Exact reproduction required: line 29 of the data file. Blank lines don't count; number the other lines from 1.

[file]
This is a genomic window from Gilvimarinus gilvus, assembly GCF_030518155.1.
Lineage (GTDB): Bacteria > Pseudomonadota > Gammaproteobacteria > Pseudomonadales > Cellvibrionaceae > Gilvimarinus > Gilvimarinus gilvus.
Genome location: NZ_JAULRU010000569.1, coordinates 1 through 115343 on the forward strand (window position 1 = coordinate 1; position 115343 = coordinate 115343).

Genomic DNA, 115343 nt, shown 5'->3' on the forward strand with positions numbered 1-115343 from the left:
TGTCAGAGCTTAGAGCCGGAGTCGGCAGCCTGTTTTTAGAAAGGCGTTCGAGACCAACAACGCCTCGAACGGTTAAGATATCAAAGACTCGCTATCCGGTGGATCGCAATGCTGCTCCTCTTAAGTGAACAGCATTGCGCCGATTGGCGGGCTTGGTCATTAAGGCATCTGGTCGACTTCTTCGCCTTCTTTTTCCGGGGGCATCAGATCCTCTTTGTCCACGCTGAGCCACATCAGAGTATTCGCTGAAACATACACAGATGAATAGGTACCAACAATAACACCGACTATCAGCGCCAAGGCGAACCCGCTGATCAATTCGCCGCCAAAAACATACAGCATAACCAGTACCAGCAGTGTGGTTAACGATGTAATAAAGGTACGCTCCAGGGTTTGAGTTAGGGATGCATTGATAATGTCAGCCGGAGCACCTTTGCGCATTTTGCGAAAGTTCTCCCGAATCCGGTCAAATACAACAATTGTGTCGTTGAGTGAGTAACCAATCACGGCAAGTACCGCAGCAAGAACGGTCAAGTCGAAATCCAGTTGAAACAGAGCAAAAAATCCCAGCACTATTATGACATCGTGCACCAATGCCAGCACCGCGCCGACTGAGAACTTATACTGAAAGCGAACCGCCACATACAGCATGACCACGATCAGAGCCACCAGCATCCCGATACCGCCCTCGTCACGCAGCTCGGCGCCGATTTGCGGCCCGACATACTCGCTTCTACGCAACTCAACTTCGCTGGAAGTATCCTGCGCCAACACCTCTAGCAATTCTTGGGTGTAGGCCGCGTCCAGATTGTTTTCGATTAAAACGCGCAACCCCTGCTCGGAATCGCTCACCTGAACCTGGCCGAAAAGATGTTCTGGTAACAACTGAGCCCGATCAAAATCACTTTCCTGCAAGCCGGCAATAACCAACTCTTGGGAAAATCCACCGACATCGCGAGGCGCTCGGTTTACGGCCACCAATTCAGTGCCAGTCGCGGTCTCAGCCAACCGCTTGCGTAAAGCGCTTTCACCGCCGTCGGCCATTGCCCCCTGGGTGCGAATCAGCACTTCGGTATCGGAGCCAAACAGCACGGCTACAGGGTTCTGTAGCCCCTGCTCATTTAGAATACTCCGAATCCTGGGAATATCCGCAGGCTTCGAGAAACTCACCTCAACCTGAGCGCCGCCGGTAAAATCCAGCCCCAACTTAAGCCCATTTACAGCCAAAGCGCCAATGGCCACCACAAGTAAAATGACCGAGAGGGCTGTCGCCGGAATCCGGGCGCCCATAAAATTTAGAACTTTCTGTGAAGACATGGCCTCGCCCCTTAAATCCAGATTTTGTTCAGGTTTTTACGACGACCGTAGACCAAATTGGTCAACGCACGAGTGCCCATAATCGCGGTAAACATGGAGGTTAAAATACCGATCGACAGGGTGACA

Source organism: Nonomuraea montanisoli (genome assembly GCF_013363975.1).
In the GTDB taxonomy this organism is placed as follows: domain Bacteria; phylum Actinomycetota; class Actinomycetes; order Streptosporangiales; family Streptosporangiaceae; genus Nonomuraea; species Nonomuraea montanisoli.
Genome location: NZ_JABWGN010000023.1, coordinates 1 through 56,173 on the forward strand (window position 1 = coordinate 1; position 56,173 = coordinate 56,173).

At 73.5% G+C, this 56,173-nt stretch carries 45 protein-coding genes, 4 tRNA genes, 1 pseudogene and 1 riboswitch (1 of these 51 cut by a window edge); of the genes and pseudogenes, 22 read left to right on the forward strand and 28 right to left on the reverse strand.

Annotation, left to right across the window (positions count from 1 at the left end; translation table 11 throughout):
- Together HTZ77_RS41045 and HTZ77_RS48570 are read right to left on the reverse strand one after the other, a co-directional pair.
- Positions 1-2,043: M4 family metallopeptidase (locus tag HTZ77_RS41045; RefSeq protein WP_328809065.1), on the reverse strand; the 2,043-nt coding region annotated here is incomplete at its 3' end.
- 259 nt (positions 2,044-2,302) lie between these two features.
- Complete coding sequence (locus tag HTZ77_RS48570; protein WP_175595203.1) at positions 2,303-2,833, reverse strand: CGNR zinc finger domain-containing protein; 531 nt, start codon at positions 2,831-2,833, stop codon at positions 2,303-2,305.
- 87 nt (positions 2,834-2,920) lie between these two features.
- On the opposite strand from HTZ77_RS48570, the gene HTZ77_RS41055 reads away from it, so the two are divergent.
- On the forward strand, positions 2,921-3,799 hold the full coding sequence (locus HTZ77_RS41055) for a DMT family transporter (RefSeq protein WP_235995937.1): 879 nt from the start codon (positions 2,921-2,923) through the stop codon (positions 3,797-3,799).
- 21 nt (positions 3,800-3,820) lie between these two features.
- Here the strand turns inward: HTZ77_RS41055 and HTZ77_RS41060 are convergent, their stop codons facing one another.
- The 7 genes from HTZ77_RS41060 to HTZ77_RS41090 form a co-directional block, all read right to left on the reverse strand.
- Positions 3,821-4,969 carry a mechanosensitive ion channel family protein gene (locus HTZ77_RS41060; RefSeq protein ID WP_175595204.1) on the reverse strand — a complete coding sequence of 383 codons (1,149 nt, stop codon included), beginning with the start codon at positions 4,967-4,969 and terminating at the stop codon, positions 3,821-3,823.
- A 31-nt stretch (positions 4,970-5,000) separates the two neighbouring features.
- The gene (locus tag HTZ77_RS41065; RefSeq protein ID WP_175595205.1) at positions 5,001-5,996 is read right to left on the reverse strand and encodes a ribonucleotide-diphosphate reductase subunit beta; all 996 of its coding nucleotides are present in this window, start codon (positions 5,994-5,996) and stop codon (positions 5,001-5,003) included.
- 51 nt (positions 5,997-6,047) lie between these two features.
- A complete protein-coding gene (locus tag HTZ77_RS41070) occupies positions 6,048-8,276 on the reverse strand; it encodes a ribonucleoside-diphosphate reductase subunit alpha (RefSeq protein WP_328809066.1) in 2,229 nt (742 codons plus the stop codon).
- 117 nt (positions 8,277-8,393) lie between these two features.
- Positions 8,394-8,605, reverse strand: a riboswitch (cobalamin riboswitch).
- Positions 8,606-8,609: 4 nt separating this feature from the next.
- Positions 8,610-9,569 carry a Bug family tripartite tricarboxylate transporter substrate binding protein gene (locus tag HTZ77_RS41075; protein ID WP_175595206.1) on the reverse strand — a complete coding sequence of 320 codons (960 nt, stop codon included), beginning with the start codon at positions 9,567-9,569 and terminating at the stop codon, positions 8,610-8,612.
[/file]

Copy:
- Positions 8,610-9,569 carry a Bug family tripartite tricarboxylate transporter substrate binding protein gene (locus tag HTZ77_RS41075; protein ID WP_175595206.1) on the reverse strand — a complete coding sequence of 320 codons (960 nt, stop codon included), beginning with the start codon at positions 9,567-9,569 and terminating at the stop codon, positions 8,610-8,612.